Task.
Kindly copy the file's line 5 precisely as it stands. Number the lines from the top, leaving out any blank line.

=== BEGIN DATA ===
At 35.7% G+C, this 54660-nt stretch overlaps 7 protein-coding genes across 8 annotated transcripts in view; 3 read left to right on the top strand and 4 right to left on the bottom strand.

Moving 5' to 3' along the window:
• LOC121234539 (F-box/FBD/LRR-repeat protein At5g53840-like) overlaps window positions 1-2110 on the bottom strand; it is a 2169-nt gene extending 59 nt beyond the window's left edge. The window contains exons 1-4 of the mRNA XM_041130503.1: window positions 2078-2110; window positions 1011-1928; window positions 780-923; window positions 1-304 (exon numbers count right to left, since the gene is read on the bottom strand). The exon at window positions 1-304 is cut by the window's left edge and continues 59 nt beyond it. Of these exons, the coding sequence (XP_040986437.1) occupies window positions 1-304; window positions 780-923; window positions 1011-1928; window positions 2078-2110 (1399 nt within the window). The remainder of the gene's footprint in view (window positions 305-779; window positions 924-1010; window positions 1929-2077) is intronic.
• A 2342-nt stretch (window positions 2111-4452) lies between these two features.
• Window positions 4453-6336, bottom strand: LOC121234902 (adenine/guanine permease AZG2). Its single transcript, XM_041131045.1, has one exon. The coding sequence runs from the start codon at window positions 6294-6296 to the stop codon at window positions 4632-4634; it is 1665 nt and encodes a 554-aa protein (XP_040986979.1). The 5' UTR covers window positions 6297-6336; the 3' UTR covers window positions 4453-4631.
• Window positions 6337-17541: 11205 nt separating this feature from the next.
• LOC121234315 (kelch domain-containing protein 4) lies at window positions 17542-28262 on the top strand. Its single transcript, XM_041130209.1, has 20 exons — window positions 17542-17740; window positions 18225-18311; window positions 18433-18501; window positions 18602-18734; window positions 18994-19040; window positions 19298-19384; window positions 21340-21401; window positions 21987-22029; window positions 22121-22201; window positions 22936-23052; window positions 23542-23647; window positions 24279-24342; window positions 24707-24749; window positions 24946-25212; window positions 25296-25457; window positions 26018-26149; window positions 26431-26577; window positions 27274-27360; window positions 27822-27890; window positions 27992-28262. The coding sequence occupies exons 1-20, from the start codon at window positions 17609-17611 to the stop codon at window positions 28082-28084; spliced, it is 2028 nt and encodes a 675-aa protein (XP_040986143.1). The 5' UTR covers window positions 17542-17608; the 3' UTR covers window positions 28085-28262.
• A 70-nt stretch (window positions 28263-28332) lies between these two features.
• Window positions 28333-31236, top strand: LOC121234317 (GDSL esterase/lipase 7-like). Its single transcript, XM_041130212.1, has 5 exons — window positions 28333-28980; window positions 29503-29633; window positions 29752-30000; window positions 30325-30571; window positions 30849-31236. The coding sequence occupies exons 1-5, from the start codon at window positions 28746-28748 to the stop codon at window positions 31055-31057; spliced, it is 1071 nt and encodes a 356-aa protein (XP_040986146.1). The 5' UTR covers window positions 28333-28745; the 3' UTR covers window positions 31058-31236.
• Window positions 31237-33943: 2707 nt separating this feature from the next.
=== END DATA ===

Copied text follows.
• Window positions 4453-6336, bottom strand: LOC121234902 (adenine/guanine permease AZG2). Its single transcript, XM_041131045.1, has one exon. The coding sequence runs from the start codon at window positions 6294-6296 to the stop codon at window positions 4632-4634; it is 1665 nt and encodes a 554-aa protein (XP_040986979.1). The 5' UTR covers window positions 6297-6336; the 3' UTR covers window positions 4453-4631.